It is appropriate to evaluate male relatives at risk for Dent disease 1 (caused by mutation of CLCN5) or Dent disease 2 (caused by mutation of OCRL) in order to identify as early as possible those who would benefit from initiation of treatment and preventive measures.

  • If the pathogenic variant in the family is known, molecular genetic testing can be used to clarify the genetic status of at-risk relatives.
  • If the pathogenic variant in the family is not known, measurement of urinary excretion of low molecular weight proteins (e.g., alpha 1 microglobulin, retinol binding protein) is a sensitive and specific test.

See Genetic Counseling for issues related to testing of at-risk relatives for genetic counseling purposes.

Therapies Under Investigation

Search ClinicalTrials.gov in the US and EU Clinical Trials Register in Europe for access to information on clinical studies for a wide range of diseases and conditions. Note: There may not be clinical trials for this disorder.

Genetic Counseling

Genetic counseling is the process of providing individuals and families with information on the nature, mode(s) of inheritance, and implications of genetic disorders to help them make informed medical and personal decisions. The following section deals with genetic risk assessment and the use of family history and genetic testing to clarify genetic status for family members; it is not meant to address all personal, cultural, or ethical issues that may arise or to substitute for consultation with a genetics professional. —ED.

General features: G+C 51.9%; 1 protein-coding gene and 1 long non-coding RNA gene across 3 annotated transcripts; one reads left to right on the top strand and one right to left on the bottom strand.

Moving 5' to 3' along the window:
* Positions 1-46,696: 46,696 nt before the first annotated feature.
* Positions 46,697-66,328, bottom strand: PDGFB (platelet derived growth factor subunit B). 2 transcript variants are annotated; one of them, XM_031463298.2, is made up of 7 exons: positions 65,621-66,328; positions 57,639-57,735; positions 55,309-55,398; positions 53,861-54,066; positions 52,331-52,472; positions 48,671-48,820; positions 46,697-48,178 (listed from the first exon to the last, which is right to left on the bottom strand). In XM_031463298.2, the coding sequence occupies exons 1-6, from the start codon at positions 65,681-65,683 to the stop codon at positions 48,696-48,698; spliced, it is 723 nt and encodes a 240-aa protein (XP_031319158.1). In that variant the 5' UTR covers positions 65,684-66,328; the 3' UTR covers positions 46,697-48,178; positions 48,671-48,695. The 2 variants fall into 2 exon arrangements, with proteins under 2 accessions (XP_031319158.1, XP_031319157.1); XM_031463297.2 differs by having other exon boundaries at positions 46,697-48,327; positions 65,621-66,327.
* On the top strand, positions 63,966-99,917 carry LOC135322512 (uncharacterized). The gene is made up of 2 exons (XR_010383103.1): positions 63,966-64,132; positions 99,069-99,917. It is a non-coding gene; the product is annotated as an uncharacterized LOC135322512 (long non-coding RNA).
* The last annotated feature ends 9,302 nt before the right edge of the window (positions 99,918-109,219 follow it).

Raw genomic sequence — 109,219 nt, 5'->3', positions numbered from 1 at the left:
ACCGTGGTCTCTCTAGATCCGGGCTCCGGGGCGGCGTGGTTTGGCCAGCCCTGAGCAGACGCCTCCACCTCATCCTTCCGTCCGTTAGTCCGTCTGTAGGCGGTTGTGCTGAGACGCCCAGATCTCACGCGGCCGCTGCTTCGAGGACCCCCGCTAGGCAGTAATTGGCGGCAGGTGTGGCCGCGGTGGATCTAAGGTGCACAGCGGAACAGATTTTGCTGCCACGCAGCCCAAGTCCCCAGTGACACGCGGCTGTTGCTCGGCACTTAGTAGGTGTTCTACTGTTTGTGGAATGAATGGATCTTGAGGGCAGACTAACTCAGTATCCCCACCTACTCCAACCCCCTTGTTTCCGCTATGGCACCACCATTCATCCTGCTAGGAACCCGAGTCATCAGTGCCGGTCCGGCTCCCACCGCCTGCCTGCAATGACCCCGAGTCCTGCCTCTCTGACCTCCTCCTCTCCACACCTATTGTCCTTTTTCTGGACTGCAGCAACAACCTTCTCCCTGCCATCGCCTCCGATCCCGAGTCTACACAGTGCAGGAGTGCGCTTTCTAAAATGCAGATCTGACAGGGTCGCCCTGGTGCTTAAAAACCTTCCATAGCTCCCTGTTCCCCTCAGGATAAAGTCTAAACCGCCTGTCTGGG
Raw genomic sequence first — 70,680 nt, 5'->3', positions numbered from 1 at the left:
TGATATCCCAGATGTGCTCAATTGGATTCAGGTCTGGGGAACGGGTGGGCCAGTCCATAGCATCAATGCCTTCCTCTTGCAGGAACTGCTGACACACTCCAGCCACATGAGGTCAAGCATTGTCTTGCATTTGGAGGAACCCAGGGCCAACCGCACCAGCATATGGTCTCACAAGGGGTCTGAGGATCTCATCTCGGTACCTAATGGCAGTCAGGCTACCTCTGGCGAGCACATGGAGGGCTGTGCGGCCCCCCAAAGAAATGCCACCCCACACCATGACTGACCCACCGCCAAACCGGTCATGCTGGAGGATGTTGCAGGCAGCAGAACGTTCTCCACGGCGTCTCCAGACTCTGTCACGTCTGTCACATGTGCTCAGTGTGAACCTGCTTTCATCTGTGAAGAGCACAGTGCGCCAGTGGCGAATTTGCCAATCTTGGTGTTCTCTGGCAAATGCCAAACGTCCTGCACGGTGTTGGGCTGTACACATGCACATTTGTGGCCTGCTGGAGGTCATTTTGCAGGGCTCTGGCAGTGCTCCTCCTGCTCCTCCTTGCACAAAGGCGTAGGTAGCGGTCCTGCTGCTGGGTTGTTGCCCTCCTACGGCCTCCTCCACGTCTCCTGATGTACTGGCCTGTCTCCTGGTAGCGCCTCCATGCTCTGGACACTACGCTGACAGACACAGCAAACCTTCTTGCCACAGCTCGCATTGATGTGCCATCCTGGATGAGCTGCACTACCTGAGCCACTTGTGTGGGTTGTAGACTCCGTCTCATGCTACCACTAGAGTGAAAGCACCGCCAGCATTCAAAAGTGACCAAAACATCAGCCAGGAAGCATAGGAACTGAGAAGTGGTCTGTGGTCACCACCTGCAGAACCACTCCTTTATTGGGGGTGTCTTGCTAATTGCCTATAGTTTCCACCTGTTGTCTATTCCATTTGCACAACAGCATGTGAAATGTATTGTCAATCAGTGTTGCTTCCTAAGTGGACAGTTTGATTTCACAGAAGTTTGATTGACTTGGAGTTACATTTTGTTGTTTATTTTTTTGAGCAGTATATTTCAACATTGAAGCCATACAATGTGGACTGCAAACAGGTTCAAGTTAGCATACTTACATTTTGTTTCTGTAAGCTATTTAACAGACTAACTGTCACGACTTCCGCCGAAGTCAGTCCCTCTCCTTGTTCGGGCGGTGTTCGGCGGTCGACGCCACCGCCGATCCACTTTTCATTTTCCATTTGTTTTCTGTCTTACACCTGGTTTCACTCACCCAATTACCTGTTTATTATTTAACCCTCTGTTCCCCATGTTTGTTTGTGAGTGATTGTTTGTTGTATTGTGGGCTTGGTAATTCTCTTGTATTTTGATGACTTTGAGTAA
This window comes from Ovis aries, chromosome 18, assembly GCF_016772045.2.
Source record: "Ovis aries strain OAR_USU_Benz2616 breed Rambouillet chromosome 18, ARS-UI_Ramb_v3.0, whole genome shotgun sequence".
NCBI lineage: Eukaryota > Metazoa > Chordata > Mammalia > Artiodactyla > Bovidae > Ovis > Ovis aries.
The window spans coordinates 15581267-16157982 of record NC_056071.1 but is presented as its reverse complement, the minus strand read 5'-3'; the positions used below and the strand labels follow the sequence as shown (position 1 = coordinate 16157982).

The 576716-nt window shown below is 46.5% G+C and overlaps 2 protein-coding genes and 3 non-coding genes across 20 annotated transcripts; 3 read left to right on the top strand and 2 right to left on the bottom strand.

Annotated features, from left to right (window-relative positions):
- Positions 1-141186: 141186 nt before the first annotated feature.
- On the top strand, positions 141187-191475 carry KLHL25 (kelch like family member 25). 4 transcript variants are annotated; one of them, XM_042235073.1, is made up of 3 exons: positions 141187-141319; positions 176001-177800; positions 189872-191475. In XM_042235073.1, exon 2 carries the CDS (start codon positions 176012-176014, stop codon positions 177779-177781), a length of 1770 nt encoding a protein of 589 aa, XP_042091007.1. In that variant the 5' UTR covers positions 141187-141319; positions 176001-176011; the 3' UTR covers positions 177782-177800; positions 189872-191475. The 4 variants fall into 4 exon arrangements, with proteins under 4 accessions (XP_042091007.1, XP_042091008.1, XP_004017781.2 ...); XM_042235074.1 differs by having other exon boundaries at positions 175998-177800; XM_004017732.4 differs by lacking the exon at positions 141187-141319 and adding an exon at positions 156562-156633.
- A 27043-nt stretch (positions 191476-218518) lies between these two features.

Mode of Inheritance

Dent disease is inherited in an X-linked manner.

Risk to Family Members

Parents of a male proband

  • The father of an affected male will not have the disease nor will he be hemizygous for a CLCN5 or OCRL pathogenic variant; therefore, he does not require further evaluation/testing.
  • In a family with more than one affected individual, the mother of an affected male is an obligate carrier. Note: If a woman has more than one affected child and no other affected relatives and if the pathogenic variant cannot be detected in her leukocyte DNA, she most likely has germline mosaicism.
  • If a male is the only affected family member (i.e., a simplex case), the mother may be a carrier or the affected male may have a de novo pathogenic variant and, thus, the mother is not a carrier. The frequency of de novo pathogenic variants is not known.